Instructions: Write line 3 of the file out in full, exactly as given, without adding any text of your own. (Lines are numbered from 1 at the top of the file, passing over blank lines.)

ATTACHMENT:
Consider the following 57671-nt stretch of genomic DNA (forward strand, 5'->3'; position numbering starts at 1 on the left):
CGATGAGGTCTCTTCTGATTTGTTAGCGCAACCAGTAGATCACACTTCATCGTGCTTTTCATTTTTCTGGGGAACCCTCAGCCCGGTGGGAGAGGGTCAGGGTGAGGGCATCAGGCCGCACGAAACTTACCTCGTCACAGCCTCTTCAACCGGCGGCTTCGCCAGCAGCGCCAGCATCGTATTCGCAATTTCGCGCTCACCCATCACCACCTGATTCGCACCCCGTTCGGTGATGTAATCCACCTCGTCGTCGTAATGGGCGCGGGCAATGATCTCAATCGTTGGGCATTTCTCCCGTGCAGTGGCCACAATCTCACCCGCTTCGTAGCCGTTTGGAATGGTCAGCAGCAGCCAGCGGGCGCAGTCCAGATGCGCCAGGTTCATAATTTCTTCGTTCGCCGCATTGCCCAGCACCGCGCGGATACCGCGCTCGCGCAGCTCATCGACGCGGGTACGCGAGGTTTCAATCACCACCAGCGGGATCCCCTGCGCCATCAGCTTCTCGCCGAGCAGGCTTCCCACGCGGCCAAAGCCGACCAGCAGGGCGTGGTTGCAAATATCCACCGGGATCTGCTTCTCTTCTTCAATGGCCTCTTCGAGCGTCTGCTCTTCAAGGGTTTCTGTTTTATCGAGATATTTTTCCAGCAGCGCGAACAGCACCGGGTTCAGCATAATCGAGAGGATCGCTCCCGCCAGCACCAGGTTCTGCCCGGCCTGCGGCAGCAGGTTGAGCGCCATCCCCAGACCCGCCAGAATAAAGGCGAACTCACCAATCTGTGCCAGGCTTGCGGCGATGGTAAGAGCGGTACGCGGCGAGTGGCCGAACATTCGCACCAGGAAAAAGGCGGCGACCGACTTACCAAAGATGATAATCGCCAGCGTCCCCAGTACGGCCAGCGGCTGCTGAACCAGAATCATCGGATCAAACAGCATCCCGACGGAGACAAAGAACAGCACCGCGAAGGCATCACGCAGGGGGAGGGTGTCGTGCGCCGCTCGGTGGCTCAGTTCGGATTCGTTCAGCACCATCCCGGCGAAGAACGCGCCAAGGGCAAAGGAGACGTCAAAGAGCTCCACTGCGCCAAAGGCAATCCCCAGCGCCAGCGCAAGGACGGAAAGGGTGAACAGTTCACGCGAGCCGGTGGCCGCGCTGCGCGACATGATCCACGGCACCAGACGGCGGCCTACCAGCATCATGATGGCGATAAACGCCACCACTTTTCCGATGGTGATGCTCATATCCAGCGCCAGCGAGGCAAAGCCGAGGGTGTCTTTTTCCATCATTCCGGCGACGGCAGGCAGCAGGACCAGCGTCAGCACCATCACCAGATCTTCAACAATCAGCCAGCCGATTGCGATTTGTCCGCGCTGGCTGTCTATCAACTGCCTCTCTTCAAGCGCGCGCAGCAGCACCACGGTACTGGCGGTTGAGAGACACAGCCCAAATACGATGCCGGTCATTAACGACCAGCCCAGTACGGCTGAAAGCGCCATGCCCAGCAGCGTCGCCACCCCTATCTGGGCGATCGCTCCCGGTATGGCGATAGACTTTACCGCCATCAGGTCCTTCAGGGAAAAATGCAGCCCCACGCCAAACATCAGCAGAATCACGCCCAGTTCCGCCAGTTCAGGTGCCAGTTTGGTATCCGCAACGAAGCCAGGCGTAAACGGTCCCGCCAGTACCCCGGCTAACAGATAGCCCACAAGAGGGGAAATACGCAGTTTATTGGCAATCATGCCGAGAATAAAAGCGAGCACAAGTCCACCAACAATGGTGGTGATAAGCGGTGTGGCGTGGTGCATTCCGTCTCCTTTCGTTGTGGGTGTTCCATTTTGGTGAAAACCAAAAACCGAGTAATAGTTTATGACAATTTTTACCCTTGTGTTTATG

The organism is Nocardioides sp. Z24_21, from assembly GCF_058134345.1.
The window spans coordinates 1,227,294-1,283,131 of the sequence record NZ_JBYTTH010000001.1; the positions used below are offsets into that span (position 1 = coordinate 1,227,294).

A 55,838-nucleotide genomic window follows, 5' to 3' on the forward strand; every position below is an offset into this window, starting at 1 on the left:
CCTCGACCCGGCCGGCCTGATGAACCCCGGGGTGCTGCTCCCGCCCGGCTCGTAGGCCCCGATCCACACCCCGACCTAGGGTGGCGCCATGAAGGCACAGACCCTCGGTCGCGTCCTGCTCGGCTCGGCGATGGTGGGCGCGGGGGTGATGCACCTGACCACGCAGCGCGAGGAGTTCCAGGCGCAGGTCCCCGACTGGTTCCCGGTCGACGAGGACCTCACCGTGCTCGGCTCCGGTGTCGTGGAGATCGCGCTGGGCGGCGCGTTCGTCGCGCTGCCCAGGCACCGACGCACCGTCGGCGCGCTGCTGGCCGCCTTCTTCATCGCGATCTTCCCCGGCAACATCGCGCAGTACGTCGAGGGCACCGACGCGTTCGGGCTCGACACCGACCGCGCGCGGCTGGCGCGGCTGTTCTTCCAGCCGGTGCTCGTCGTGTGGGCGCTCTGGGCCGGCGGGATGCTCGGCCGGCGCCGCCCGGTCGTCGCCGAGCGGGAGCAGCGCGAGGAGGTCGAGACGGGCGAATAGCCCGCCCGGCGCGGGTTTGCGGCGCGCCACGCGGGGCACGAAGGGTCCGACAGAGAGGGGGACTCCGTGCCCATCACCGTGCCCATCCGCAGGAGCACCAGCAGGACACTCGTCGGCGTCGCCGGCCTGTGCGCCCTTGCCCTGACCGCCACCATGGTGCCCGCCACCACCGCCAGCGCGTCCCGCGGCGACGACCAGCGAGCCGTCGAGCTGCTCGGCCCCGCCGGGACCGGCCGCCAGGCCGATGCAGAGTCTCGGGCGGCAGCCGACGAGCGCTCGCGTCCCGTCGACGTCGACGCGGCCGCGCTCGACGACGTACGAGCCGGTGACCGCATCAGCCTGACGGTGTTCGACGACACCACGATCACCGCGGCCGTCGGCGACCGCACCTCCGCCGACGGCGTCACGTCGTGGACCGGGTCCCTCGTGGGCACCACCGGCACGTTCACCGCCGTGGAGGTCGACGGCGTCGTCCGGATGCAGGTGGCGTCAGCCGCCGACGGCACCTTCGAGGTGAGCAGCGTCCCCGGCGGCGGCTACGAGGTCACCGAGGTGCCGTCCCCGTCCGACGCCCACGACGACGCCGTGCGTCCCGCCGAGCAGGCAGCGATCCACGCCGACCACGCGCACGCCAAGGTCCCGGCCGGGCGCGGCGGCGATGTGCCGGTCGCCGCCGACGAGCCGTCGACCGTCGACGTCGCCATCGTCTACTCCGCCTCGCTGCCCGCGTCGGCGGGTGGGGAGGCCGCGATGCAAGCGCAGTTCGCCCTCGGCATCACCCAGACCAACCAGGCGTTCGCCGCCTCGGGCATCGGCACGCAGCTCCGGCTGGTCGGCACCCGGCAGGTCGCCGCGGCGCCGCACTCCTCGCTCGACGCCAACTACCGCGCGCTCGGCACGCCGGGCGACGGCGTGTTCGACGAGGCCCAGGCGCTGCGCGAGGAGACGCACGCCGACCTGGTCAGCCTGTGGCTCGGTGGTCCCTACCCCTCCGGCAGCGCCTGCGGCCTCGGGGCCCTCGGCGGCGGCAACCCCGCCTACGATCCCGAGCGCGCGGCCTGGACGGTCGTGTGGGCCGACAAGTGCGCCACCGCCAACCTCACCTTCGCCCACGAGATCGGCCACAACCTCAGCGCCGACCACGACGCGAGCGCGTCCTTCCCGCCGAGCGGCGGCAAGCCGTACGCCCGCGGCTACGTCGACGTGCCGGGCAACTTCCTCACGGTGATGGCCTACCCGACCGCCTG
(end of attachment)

The organism is Nocardioides sp. Z24_21, from assembly GCF_058134345.1.